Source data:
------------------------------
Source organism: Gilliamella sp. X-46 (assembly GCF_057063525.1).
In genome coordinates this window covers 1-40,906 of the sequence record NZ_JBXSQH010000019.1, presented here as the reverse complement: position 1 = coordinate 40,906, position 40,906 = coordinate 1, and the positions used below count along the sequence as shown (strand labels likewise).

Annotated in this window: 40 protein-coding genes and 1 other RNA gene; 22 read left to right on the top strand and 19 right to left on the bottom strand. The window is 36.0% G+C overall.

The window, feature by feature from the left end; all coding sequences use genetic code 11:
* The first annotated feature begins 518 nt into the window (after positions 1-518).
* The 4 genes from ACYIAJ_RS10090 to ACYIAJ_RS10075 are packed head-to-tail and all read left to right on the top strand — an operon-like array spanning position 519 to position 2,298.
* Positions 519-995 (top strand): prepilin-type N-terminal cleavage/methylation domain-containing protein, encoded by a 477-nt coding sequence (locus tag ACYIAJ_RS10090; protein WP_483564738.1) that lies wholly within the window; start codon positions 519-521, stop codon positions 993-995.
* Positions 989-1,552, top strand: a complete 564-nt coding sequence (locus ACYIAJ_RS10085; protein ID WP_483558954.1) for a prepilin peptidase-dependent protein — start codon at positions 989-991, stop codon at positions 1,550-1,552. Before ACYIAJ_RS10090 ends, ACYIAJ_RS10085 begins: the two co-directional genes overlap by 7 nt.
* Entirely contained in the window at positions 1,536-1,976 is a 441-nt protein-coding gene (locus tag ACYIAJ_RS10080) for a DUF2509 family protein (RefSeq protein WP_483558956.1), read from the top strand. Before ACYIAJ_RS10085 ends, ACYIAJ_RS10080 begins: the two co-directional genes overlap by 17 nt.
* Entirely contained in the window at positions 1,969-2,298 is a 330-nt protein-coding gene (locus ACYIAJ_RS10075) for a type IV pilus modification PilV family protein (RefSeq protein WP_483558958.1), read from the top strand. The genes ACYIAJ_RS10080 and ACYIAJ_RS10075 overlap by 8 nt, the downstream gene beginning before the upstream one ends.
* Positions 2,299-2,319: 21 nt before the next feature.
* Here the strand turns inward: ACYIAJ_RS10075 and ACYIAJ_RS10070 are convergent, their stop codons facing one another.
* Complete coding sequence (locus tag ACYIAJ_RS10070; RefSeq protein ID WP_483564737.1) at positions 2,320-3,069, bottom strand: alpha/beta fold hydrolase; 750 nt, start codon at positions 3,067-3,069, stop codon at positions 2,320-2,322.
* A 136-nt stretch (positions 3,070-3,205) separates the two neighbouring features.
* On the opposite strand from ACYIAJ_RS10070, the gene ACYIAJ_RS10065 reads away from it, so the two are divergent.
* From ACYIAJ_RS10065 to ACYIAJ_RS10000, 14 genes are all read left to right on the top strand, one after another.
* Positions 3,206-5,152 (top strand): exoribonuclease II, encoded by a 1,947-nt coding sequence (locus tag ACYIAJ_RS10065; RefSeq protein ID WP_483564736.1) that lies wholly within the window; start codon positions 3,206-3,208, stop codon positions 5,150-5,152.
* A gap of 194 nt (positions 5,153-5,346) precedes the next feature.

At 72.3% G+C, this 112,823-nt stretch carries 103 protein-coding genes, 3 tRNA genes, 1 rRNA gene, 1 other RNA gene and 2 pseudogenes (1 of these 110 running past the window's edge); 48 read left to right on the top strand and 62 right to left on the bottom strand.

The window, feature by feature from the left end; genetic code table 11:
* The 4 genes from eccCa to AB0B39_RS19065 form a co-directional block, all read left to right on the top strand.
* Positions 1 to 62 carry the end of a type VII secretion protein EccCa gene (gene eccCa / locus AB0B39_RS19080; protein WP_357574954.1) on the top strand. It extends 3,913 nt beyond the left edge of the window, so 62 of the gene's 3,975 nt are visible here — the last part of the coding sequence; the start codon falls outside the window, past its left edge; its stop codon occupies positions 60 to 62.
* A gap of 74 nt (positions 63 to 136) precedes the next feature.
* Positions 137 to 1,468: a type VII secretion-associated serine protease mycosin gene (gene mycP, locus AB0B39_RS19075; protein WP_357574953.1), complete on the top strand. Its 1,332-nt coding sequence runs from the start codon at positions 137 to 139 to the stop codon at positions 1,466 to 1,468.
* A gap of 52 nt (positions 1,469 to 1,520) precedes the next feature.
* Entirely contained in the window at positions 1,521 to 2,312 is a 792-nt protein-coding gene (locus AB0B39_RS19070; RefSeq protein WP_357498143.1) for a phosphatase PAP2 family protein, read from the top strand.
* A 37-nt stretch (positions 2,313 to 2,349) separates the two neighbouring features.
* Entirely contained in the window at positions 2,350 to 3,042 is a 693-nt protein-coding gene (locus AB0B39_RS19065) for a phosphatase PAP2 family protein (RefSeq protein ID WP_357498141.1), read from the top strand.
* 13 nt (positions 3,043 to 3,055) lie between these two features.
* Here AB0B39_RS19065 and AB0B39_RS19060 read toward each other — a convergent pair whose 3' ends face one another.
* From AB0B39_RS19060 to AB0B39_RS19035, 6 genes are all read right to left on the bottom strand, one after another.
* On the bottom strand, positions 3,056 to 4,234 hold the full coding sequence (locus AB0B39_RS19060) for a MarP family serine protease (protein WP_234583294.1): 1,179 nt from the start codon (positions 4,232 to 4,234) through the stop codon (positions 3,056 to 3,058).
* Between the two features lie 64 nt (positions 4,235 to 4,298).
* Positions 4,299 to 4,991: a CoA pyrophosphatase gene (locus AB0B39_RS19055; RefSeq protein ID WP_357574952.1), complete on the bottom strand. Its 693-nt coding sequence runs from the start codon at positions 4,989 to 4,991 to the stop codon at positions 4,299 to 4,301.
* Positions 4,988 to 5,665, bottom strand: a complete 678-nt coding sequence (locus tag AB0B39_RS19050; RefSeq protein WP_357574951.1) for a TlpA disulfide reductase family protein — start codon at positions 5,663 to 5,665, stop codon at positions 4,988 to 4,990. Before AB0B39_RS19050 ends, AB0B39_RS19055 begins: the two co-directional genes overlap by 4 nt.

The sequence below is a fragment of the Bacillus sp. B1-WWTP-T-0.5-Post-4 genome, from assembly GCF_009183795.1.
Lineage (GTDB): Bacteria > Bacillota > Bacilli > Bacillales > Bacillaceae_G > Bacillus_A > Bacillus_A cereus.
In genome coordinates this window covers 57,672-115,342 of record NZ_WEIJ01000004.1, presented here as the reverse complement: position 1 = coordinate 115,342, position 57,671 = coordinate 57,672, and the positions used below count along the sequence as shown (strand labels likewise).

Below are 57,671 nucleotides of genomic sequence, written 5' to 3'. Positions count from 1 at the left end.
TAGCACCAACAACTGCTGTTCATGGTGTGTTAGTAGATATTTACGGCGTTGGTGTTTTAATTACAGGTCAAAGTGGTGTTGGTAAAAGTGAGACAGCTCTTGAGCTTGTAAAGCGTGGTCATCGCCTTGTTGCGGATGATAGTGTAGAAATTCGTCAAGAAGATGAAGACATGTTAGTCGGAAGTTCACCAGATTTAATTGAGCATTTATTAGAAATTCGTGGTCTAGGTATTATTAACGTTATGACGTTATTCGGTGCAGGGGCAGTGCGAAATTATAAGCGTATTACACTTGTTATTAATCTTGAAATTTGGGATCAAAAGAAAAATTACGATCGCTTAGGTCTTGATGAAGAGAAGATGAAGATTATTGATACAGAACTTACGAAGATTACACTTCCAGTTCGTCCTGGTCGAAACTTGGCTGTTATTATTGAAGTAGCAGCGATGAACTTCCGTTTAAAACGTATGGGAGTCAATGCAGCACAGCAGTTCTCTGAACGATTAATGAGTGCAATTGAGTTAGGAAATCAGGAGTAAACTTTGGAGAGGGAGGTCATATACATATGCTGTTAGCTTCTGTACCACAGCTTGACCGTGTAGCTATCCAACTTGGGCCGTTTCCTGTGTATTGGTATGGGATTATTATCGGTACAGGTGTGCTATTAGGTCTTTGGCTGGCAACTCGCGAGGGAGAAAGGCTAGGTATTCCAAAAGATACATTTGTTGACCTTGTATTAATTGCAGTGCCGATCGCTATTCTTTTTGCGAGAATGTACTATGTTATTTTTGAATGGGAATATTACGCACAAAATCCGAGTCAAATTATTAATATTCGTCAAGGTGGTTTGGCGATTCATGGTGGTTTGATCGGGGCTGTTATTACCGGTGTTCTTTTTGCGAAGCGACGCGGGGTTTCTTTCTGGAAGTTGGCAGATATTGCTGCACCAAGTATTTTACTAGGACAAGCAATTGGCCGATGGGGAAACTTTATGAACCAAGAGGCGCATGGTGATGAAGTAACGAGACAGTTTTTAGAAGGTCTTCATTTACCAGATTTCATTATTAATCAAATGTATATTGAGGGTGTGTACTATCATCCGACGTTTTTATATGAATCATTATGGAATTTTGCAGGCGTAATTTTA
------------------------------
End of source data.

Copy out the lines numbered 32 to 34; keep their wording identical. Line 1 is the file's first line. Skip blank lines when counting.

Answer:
* On the bottom strand, positions 3,056 to 4,234 hold the full coding sequence (locus AB0B39_RS19060) for a MarP family serine protease (protein WP_234583294.1): 1,179 nt from the start codon (positions 4,232 to 4,234) through the stop codon (positions 3,056 to 3,058).
* Between the two features lie 64 nt (positions 4,235 to 4,298).
* Positions 4,299 to 4,991: a CoA pyrophosphatase gene (locus AB0B39_RS19055; RefSeq protein ID WP_357574952.1), complete on the bottom strand. Its 693-nt coding sequence runs from the start codon at positions 4,989 to 4,991 to the stop codon at positions 4,299 to 4,301.